We spent two hours circling each level from top to bottom—the traditional way is to go from ground up and meditate as you go through the journey. You’ll find that the closer the level is to the ground, the more intricate carvings there are depicting scenes of conflict and pleasure. You’ll see less and less of these as you climb up, and by the time you reach the summit, there are none but just covered stupas encasing different buddhas, some of them headless (said to be stolen), encircling the main stupa on the summit. It’s said that by the time you’re on top, you’d have reached nirvana or a meditative state.

Untitled

Untitled

Untitled

Untitled

Untitled

Untitled

It’s kind of mind-blowing when you think about how it must have been for the first modern person who discovered Borobodur—I wouldn’t be surprised if the guy became a monk.

Leaving the massive temple eventually awakened to the fact that, no, apparently I was not in the middle of the jungle as I originally imagined. It seems like Jogja’s local government really fixed up the place—the jungle was now a huge manicured park teeming with students on field trips, travelers, and eateries where we ended up having breakfast before heading to Prambanan, our next destination.

Untitled

Untitled

Untitled

Untitled

Untitled

Built in the 10th century, Prambanan is Borobodur’s slightly younger Hindu brother. The compound is the largest dedicated to Shiva in Indonesia, with its three temples lined with reliefs illustrating the epic of the Ramayana, dedicated to Shiva, Vishnu and Brahma, and three temples dedicated to the animals who serve them. (I’m confusing myself—always happens when I’m on wikipedia. Anyway…)

Quite like Borobodur, you’ll really see that everything’s streamlined the moment you enter the massive Prambanan complex all the way until you exit it.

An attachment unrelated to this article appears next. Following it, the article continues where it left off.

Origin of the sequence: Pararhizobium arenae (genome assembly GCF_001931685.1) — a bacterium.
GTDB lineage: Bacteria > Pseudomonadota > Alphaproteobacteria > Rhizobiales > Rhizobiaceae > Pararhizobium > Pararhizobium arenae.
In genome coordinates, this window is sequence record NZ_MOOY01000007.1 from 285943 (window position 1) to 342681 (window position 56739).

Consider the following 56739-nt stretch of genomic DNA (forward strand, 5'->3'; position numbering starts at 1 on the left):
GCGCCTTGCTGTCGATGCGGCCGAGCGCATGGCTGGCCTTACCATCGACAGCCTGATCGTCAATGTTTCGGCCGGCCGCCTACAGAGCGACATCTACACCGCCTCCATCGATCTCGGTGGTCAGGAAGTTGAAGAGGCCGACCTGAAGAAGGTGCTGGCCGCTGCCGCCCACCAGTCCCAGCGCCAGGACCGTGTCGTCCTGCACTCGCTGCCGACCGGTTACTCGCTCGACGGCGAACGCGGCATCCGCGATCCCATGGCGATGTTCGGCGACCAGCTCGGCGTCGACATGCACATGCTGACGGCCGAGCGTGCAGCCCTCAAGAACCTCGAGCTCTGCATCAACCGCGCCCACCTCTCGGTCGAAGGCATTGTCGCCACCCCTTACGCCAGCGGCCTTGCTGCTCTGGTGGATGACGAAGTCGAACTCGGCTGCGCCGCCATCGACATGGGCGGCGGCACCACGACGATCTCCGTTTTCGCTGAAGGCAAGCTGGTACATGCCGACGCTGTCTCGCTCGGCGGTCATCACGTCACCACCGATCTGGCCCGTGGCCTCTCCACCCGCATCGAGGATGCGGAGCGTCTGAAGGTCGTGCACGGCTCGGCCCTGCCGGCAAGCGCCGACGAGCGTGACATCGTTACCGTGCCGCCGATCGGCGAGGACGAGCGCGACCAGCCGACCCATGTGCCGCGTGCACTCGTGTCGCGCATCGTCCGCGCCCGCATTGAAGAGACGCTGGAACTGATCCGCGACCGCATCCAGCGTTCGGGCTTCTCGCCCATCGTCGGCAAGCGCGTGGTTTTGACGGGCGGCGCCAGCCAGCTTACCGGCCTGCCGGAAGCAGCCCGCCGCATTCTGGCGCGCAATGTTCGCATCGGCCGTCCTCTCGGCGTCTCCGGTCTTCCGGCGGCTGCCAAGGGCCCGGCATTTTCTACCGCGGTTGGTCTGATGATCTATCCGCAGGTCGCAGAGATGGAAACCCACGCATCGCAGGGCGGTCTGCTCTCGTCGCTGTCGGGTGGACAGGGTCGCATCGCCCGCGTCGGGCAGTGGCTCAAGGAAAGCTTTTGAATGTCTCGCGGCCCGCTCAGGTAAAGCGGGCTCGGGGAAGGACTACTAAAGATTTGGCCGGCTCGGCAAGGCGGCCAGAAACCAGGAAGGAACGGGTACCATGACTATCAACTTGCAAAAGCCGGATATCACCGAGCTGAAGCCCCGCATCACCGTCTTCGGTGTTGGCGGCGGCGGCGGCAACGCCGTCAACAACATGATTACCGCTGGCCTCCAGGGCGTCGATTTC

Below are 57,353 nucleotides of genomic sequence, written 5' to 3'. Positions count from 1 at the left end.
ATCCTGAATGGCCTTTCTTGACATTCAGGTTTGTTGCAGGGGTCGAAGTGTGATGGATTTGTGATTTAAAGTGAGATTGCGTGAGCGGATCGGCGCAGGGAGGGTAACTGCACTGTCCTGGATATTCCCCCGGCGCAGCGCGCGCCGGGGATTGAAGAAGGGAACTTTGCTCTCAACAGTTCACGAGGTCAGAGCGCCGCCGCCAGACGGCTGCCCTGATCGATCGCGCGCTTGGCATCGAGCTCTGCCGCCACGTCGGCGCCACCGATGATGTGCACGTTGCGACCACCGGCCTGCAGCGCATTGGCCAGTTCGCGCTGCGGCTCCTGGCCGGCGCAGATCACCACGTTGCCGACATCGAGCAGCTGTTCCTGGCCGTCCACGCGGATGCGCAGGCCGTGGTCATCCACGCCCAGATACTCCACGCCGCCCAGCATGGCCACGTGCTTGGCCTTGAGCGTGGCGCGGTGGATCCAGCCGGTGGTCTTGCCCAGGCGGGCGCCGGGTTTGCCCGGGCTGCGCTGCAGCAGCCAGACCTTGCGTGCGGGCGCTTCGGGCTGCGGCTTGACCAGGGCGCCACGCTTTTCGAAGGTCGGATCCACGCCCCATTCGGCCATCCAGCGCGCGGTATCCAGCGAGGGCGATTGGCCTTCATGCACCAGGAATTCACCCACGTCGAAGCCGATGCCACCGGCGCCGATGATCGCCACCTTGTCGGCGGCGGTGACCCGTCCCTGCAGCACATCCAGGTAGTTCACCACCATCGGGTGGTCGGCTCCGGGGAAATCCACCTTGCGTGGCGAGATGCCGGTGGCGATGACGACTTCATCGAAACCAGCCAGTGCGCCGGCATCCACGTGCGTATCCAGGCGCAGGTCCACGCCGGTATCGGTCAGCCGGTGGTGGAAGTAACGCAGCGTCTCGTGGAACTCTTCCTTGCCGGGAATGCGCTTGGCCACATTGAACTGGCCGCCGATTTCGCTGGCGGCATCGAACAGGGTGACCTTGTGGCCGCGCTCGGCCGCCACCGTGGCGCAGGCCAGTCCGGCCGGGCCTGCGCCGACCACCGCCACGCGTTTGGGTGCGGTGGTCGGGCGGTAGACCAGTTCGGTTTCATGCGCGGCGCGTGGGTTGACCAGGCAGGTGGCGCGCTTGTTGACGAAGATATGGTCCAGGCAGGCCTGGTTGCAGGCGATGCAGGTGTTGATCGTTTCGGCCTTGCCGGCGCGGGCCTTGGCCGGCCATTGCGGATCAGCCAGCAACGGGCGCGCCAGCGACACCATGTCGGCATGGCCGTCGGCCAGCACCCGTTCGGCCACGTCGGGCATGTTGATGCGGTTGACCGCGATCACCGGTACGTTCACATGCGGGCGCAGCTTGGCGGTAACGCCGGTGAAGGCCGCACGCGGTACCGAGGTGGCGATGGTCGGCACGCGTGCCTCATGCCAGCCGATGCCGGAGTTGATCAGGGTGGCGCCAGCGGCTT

Untitled

It’s sort of a one-way path you have to follow because you can’t go back from which you came. Go through the main temples first, options to check out the museum and other smaller temples if you still have time, and right before you exit, you go through a marketplace where you can opt to eat or buy batik fabric and other such souvenirs. There’s definitely benefit to this system because, hello, who isn’t averse to order? Structure, the step-by-step process—it’s all well and good. I guess it just takes away the “rawness” of how I experienced other heritage sites like Angkor Wat in Cambodia and some places in Japan—the ‘government intervention’ here is more glaring. It’s not necessarily a bad thing, seeing where the people’s money are being funneled.

I guess it’s just a matter of preference. I’ve always found there’s beauty in discord—probably why I feel the need to get myself to India one of these days, and probably why I found walking around in Jogja, dodging motorists, stumbling upon an underground mosque, and interacting with some of the locals there a more interesting experience than the full day I spent amidst these spruced up (but still incredibly stunning!) heritage sites.

 

Advertisements

2 comments

Leave a Reply

Fill in your details below or click an icon to log in:

WordPress.com Logo

You are commenting using your WordPress.com account. Log Out / Change )

Twitter picture

You are commenting using your Twitter account. Log Out / Change )

Facebook photo

You are commenting using your Facebook account. Log Out / Change )

Google+ photo

You are commenting using your Google+ account. Log Out / Change )

Connecting to %s